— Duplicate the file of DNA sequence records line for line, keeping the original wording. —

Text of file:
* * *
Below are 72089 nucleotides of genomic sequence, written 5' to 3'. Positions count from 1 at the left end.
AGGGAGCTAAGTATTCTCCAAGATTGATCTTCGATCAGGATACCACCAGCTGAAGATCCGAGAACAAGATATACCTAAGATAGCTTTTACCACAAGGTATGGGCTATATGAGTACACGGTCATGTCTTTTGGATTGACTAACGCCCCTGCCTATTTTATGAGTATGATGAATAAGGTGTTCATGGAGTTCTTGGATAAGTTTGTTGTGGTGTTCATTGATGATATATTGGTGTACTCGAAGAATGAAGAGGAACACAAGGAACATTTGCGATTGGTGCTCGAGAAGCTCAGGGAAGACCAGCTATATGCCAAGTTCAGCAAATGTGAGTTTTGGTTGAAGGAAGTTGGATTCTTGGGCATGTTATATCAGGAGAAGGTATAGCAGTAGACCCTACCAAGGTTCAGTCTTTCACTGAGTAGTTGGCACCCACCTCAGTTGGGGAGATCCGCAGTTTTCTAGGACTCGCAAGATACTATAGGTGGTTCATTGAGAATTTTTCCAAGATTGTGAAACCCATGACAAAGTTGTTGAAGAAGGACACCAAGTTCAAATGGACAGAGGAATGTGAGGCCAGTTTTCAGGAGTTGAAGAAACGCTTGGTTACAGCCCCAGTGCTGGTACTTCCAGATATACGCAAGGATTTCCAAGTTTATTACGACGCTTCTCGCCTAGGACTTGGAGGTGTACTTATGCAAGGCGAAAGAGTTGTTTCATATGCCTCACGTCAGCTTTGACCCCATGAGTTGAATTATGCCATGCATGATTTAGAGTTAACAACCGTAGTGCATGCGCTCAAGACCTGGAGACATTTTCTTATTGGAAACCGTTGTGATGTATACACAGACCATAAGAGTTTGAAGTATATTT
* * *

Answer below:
Below are 72089 nucleotides of genomic sequence, written 5' to 3'. Positions count from 1 at the left end.
AGGGAGCTAAGTATTCTCCAAGATTGATCTTCGATCAGGATACCACCAGCTGAAGATCCGAGAACAAGATATACCTAAGATAGCTTTTACCACAAGGTATGGGCTATATGAGTACACGGTCATGTCTTTTGGATTGACTAACGCCCCTGCCTATTTTATGAGTATGATGAATAAGGTGTTCATGGAGTTCTTGGATAAGTTTGTTGTGGTGTTCATTGATGATATATTGGTGTACTCGAAGAATGAAGAGGAACACAAGGAACATTTGCGATTGGTGCTCGAGAAGCTCAGGGAAGACCAGCTATATGCCAAGTTCAGCAAATGTGAGTTTTGGTTGAAGGAAGTTGGATTCTTGGGCATGTTATATCAGGAGAAGGTATAGCAGTAGACCCTACCAAGGTTCAGTCTTTCACTGAGTAGTTGGCACCCACCTCAGTTGGGGAGATCCGCAGTTTTCTAGGACTCGCAAGATACTATAGGTGGTTCATTGAGAATTTTTCCAAGATTGTGAAACCCATGACAAAGTTGTTGAAGAAGGACACCAAGTTCAAATGGACAGAGGAATGTGAGGCCAGTTTTCAGGAGTTGAAGAAACGCTTGGTTACAGCCCCAGTGCTGGTACTTCCAGATATACGCAAGGATTTCCAAGTTTATTACGACGCTTCTCGCCTAGGACTTGGAGGTGTACTTATGCAAGGCGAAAGAGTTGTTTCATATGCCTCACGTCAGCTTTGACCCCATGAGTTGAATTATGCCATGCATGATTTAGAGTTAACAACCGTAGTGCATGCGCTCAAGACCTGGAGACATTTTCTTATTGGAAACCGTTGTGATGTATACACAGACCATAAGAGTTTGAAGTATATTT